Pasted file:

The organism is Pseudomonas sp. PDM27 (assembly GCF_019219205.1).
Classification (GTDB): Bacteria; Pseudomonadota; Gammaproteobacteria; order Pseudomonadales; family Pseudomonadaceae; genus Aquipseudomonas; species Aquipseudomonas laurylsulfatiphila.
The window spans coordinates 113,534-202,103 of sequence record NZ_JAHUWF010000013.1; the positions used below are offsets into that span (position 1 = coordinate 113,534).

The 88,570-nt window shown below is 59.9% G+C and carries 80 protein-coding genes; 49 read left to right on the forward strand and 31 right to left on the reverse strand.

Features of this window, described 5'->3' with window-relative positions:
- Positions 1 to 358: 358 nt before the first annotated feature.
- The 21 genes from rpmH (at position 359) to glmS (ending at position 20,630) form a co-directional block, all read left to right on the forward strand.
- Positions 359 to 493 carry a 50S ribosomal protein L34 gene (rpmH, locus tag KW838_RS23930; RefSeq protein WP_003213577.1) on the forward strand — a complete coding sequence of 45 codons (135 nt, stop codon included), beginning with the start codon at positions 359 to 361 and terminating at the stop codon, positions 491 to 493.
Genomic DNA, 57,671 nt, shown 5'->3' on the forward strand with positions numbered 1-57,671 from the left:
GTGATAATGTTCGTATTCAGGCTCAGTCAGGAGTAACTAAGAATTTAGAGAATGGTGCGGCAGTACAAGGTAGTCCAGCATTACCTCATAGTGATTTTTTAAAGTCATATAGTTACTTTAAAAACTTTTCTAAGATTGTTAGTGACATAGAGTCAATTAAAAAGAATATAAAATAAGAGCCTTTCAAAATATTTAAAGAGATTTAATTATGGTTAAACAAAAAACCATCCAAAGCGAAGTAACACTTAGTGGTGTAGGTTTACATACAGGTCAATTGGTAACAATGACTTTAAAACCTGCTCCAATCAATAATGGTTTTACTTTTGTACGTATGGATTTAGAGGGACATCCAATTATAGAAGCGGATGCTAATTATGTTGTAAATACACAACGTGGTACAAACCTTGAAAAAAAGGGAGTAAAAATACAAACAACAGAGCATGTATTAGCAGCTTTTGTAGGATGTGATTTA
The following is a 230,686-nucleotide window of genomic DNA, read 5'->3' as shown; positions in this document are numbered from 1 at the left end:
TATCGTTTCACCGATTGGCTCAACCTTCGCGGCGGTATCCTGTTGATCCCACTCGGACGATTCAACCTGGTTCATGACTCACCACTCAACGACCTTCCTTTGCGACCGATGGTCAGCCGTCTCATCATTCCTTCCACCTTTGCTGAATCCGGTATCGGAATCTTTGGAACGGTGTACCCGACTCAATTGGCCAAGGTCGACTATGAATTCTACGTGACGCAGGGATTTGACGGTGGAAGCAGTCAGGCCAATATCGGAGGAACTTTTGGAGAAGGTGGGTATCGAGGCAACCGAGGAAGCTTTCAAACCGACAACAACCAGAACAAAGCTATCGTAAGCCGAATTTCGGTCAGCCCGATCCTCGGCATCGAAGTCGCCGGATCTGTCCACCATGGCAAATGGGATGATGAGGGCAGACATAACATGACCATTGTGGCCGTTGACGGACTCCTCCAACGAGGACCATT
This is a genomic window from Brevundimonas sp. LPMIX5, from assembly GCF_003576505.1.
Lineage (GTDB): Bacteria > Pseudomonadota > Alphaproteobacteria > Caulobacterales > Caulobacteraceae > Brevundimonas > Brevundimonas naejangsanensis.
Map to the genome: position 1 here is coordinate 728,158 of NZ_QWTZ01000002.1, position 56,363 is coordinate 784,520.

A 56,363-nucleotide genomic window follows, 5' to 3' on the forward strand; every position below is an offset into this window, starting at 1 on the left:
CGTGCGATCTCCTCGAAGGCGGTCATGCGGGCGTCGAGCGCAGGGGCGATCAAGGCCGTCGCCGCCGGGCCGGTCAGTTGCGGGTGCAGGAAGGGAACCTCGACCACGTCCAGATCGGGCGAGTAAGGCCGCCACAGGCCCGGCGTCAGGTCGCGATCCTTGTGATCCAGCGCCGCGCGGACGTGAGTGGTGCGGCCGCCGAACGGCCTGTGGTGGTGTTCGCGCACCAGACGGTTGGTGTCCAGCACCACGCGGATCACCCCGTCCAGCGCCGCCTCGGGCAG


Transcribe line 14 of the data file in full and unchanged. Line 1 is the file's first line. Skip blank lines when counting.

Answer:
Lineage (GTDB): Bacteria > Pseudomonadota > Alphaproteobacteria > Caulobacterales > Caulobacteraceae > Brevundimonas > Brevundimonas naejangsanensis.